Be aware of bias

Before we think about your business, it’s worth raising a couple of important human characteristics that invariably influence pricing.  The first is a psychological bias known as ‘loss aversion’.  This bias can unconsciously lead you to under-price your services.  The bias entails that we fear loss more than valuing potential gains, so as applied to pricing, it entails that it’s natural to take what you’ve charged to date, or what the competition charge, as a reference point, fear the worse with regards customers’ propensity to not pay or switch services, and undershoot what you could charge.  i.e. you fear the worse when considering a price change rather than accurately weighing that as against the potential upside.

Secondly, there’s an emotional element to pricing for many. One likely strength of your business is its sense of community and your relationships with your customers.  Many may be considered friends who you socialise with.  This can naturally lead to a desire to please/aversion to confrontation and impact your confidence in making price changes, especially in a scenario where you feel funds are tight.

Of course, both of these natural tendencies exist for a reason, they serve us well in many situations, and ultimately you won’t (nor should you) try to ignore them completely but being aware of them can help in driving a more objective assessment of your businesses’ pricing strategy.

Keeping those tendencies in mind, we move to assess two important inputs to your pricing strategy; your business and your customers.

Your business

As you think about pricing your fitness services, you need to start by ensuring you understand the costs that need to be met by the output of your strategy – i.e. to understand your breakeven point.

Your monthly breakeven point should include your desired base income and all venue and marketing costs.  If you know you’ll be quieter in certain months of the year (and have required outgoings for those months) you should factor this into your thinking for busier periods.  A good exercise during this time is to assess your costs for any efficiencies that can be made. This will help you identify the common costs you can reduce (insert link). This is to say, you’d increase your income target in the busier months to make up for the quieter ones.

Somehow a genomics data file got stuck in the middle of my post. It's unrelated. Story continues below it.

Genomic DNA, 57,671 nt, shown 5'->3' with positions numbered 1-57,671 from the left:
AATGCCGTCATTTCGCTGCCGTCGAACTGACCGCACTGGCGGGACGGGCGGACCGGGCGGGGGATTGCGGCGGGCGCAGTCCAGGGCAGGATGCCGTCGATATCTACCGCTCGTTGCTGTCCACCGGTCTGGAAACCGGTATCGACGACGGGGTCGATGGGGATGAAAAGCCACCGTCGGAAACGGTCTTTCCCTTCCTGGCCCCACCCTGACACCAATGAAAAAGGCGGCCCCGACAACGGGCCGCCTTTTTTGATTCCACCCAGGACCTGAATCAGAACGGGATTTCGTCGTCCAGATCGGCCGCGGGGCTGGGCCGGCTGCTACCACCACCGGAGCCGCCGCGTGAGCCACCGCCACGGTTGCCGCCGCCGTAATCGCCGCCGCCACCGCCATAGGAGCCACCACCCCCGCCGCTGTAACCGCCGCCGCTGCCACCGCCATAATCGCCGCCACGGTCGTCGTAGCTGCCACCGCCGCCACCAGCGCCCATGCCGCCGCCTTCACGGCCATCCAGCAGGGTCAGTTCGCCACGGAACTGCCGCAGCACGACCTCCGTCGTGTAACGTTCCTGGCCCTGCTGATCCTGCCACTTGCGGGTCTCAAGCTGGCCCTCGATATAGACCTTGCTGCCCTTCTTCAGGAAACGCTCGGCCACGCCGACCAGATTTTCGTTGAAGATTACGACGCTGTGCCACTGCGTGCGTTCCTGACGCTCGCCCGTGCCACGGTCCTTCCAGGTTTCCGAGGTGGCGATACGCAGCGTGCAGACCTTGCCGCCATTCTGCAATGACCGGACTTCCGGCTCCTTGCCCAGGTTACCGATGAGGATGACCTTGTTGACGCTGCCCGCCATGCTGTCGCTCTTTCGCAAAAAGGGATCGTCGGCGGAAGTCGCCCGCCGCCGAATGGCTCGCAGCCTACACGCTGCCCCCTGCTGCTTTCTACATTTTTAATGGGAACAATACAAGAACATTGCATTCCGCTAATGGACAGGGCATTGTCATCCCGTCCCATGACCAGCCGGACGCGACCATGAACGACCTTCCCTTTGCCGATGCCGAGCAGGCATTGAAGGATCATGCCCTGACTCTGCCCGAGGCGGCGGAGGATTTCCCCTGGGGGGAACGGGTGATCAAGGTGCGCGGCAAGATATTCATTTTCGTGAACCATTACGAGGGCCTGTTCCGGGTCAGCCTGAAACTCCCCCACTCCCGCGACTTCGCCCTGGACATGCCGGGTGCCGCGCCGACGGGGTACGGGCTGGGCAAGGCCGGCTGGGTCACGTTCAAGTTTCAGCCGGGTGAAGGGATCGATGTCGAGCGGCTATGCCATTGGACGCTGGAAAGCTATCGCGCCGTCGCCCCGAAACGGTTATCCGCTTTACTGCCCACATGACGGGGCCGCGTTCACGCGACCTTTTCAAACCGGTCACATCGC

A second business-level consideration is cash flow. This is really about the timings for incoming and outgoing cash to your business and ensuring that they are aligned.  Generally, there’s a trade-off between offering longer-term (e.g. monthly memberships, courses/blocks) and shorter-term (e.g. pay as you go, class packs) commitment-based products. 

The former strategy gives greater visibility of revenue but the latter, as it’s normally priced at a premium, would be, all things equal, revenue maximising.  The extent to which you want to smooth cash flow versus relying on regular repetitive purchases feeds into how you price the different products you offer.  Of course, what your customers are able and willing to commit also feeds into this.  Quite often the right answer is a blend, but every business is different and should think through the value to them of each.

Your customers

With your breakeven point and cash flow needs to be established, we’d recommend experimenting with different pricing and customer purchasing numbers on paper or a basic spreadsheet.  From this, you can begin to get a feel for what range of pricing and demand meets your breakeven point and generate some ideas from which to evolve your thinking.

You can now look at your pricing ideas from your customers’ (and target customers’) perspective.  Assessing willingness to pay is difficult but using your customer profile from our first post in the series and reviewing, if applicable, how customer retention changed after a previous price change will all feed into your overall conclusion.  Trying to place them (generalised) on a 1-10 sensitivity scale may help.  If you think they are highly sensitive then you may also want to consider what the local competition is doing and pay some attention to that. This is not to say you match or undercut, more just be sure that the value you offer can be clearly communicated in comparison.

Once you’ve formed a view on price sensitivity you can overlay that against your range of high-low pricing and product commitment (long v short-term options) models to conclude what makes sense for your business.

Track and review

As you launch your new strategy, be sure to regularly review how it’s performing and consider whether the assumptions you’ve made throughout this process are holding true.

Having followed a logical process, you should feel confident in the strategy and launch.  That said, as the above has revealed, determining a sound pricing structure requires you to make reasonable assumptions across often inferred preferences, so ultimately you can’t be 100% certain on how a new offering or changes will land.  As such, how you communicate price changes is also important – our 5th blog post in this series will come back to the subject of messaging.  So, as you launch, stay close to your customers as you launch it and watch for feedback.